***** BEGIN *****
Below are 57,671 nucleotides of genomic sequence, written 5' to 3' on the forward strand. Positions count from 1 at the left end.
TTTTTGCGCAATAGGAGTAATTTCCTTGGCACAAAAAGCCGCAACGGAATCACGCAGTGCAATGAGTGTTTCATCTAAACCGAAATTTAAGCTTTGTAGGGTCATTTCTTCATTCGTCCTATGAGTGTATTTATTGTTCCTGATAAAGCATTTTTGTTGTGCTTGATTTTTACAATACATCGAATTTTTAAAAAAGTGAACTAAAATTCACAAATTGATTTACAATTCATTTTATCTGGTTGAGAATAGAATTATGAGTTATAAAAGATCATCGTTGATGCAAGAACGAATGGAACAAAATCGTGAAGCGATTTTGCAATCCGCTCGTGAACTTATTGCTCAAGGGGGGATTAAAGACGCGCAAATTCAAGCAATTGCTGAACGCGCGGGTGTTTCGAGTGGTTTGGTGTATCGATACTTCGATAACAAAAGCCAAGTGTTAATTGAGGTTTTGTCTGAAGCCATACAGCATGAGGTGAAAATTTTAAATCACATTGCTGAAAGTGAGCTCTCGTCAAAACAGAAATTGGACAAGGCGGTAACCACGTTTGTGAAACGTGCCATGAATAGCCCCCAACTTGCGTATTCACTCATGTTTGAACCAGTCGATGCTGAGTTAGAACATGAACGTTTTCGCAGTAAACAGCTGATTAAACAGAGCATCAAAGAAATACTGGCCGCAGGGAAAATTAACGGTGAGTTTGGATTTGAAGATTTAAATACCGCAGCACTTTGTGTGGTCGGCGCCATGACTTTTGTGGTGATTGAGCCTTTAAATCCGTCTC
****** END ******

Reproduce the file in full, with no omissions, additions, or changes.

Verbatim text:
Below are 57,671 nucleotides of genomic sequence, written 5' to 3' on the forward strand. Positions count from 1 at the left end.
TTTTTGCGCAATAGGAGTAATTTCCTTGGCACAAAAAGCCGCAACGGAATCACGCAGTGCAATGAGTGTTTCATCTAAACCGAAATTTAAGCTTTGTAGGGTCATTTCTTCATTCGTCCTATGAGTGTATTTATTGTTCCTGATAAAGCATTTTTGTTGTGCTTGATTTTTACAATACATCGAATTTTTAAAAAAGTGAACTAAAATTCACAAATTGATTTACAATTCATTTTATCTGGTTGAGAATAGAATTATGAGTTATAAAAGATCATCGTTGATGCAAGAACGAATGGAACAAAATCGTGAAGCGATTTTGCAATCCGCTCGTGAACTTATTGCTCAAGGGGGGATTAAAGACGCGCAAATTCAAGCAATTGCTGAACGCGCGGGTGTTTCGAGTGGTTTGGTGTATCGATACTTCGATAACAAAAGCCAAGTGTTAATTGAGGTTTTGTCTGAAGCCATACAGCATGAGGTGAAAATTTTAAATCACATTGCTGAAAGTGAGCTCTCGTCAAAACAGAAATTGGACAAGGCGGTAACCACGTTTGTGAAACGTGCCATGAATAGCCCCCAACTTGCGTATTCACTCATGTTTGAACCAGTCGATGCTGAGTTAGAACATGAACGTTTTCGCAGTAAACAGCTGATTAAACAGAGCATCAAAGAAATACTGGCCGCAGGGAAAATTAACGGTGAGTTTGGATTTGAAGATTTAAATACCGCAGCACTTTGTGTGGTCGGCGCCATGACTTTTGTGGTGATTGAGCCTTTAAATCCGTCTC